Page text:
While the actual resultant shape of relief 31 will depend in part on the geometries involved, the method of the present invention reduces warpage of thrust plate 15 such that thrust gap 48, 49 requirements are not violated.

With reference to FIGS. 1 and 3 in combination, by control of the geometries, the present invention reduces warpage owing to interference fitting counter plate 16 and thrust plate 15 to form spindle motor 10. Thus, with the present invention, substantially uniform and flat widths 47 for thrust gaps 48, 49 may be achieved, i.e., thrust plate 15 and counter plate 16 are ostensibly longitudinally flat after assembly.

Referring to FIG. 4, there is shown a top elevation view of journal 18 in accordance with the present invention. Referring to FIG. 1 in combination with FIG. 3B, journal 18 comprises protrusions 33 and 35. Protrusions 33 and 35 in combination define gap 34. Gap 34 is for receiving o-ring 17. Protrusion 33 defines a gap for receiving counter plate 16, as shown in FIG. 1. Protrusion 35 defines a gap 36 for receiving a portion of shaft 14 and for receiving thrust plate 15. Shaft 14 is received through opening 32 of journal 18. Protrusion 35 defines a boundary of a reservoir region 9 (shown in FIG. 3).

Referring to FIG. 5, there is shown a side plan view of counter plate 16. Without chamfer 21, counter plate 16 would likely bow in an axial direction 45 owing to interference pressure, as indicated by phantom counter plate 16a. Consequently, top thrust gap 49 would be increased, especially in central region 53.

Referring to FIG. 6, there is shown a side plan view of thrust plate 15. With continuing reference to FIG. 6 in combination with reference to FIG. 3, without relief 31, thrust plate 15 would likely warp at each end in axial direction 45, as indicated by phantom thrust plate 15a. Consequently, top thrust gap 49 would be narrowed to obliterated, especially at distal regions 52, and bottom thrust gap 48 would be increased, especially at distal regions 51. The amount of warpage of thrust plate 15a will vary owing to the specific geometries of the assembled parts. For example, the extent of shoulder 46 of shaft 14 likely will affect the amount of warpage of thrust plate 15a. Thus, it is necessary that relief 31 be formed to an appropriate extent bordering thrust plate 15 to achieve balanced distribution of interference pressure about centerline 50.

Referring to FIGS. 1 and 3 in combination, motor 10 stiffness is dependent in part on maintaining thrust gaps 48, 49. By maintaining thus gaps 48, 49, minimum widths for those gaps are provided. However, it is further important that gaps 48, 49 be substantially uniform, i.e., maximum and minimum width tolerances must be maintained and warpage must be minimized to maintain flatness. Typically, thrust plate 15 and counter plate 16 are made exceptionally flat, namely, flat to approximately one-half (1/2) micron. If thrust gap 48 or 49 is narrowed, then motor 10 is more subject to rubbing and/or seizing, i.e., very stiff. A motor 10 operating at approximately 10,000 revolutions per minute (rpm) suddenly seizing is not desirable. Moreover, owing to the operation of motor 10, if thrust gap 48 or 49 is widened, then motor 10 is less stiff, resulting in loss of load carrying capability. Therefore, it should be appreciated that even slight deformations of counter plate 16 and thrust plate 15 may affect performance of motor 10, especially where thrust gaps 48 and 49 are very narrow, namely, typically on the order of seven (7) microns wide. For thrust gaps which are especially narrow, approximately a five percent (5%) tolerance for each thrust gap 48, 49 is typical. (Notably, while specific values are stated herein, it should be understood that these values, e.g., speed of 10,000 rpm, flat within 1/2 micron, width of 7 microns, and tolerance of 5%, are merely illustrative of one embodiment of the present invention; it should be understood that the present invention may be practiced with other values for different embodiments.)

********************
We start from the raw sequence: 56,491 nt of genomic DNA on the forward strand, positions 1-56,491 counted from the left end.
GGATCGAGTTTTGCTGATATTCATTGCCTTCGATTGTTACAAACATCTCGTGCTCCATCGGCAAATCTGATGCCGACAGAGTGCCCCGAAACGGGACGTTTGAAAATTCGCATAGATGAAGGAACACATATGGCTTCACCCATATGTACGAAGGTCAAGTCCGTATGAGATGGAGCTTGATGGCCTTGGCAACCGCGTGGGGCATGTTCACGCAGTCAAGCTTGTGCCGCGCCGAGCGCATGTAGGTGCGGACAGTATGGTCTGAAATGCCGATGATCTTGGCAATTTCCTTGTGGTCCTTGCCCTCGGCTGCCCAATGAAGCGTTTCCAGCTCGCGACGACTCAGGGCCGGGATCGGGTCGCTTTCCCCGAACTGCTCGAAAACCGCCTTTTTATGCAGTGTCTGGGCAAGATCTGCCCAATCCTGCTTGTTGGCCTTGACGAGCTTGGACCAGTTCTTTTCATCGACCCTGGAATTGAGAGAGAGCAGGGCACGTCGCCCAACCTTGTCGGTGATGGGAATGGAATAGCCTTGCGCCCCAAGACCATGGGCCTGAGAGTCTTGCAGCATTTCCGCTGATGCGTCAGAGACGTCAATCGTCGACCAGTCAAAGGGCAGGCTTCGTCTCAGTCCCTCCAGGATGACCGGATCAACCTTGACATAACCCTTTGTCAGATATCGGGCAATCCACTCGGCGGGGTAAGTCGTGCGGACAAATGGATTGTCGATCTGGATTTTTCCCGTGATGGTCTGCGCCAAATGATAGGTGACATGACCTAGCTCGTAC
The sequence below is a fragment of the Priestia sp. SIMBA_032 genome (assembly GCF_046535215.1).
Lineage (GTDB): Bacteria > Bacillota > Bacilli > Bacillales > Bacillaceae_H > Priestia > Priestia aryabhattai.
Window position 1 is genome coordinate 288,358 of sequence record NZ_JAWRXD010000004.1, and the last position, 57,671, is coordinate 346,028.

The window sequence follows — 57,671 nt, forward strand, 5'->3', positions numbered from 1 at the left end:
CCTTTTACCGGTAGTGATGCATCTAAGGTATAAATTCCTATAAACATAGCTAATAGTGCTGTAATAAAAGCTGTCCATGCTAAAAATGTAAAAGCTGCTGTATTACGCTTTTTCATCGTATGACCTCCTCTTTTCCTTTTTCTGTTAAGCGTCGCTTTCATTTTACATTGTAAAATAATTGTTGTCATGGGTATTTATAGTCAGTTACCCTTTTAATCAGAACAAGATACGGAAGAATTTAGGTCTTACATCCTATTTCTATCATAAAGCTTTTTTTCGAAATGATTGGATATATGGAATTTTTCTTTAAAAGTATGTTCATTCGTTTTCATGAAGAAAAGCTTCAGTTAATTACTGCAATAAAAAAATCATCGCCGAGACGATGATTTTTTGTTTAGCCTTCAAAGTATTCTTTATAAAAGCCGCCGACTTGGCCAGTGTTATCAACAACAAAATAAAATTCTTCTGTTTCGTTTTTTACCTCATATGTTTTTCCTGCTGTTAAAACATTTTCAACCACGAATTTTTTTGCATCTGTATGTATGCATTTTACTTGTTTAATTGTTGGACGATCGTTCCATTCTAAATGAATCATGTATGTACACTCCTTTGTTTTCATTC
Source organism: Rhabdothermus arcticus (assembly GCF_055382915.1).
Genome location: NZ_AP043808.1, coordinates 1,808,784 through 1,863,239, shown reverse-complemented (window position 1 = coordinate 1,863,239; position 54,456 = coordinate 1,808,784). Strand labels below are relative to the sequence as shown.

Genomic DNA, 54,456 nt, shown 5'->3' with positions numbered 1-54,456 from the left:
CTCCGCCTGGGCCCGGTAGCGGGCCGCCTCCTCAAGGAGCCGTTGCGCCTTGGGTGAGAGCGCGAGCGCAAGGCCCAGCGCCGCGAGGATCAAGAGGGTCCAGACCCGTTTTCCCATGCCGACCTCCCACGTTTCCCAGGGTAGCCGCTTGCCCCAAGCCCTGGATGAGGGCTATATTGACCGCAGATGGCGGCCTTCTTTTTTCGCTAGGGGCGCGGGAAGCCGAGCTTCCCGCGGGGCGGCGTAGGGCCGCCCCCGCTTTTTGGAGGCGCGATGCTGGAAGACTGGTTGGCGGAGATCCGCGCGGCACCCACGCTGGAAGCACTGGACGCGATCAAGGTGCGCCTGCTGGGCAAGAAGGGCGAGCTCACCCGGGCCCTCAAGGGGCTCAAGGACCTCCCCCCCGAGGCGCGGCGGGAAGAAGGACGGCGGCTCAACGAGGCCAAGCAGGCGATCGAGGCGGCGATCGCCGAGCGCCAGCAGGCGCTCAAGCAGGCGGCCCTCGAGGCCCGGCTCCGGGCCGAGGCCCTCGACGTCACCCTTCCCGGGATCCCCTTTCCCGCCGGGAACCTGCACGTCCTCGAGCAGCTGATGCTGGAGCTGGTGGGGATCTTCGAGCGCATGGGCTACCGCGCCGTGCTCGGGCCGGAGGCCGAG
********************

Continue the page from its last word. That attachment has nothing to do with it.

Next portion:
A further embodiment of the invention is illustrated in FIGS. 7 to 9. FIG. 7 illustrates a portion, corresponding to the circled area 20 in the FIG. 1 embodiment, of a journal 100 without a counter plate assembled thereto, while FIG. 8 illustrates the same portion of the journal 100 with a counter plate 102 assembled thereto.

In this embodiment of the invention, the structure and configuration of all of the components of the spindle motor, with the exception of the journal 100 and the counter plate 102, remains unchanged from the first embodiment. In particular, the balancing of an interference pressure about the centerline of the thrust plate 15 by providing a relief 31 in the shaft 14, is unchanged. However, in this embodiment, the journal 100 is different from the journal 18, and the counter plate 102 is different from the counter plate 16.

Referring to FIG. 7, the journal 100 has a tube like protrusion 104 which has an inner interference surface 106 to which the counter plate 102 is fitted. As can be seen from the figure, the inner interference surface is non-cylindrical in shape, and in fact defines a conical taper. As in the previous embodiment, the journal 100 also has a recess 108 defined therein for accommodating an O-ring 110.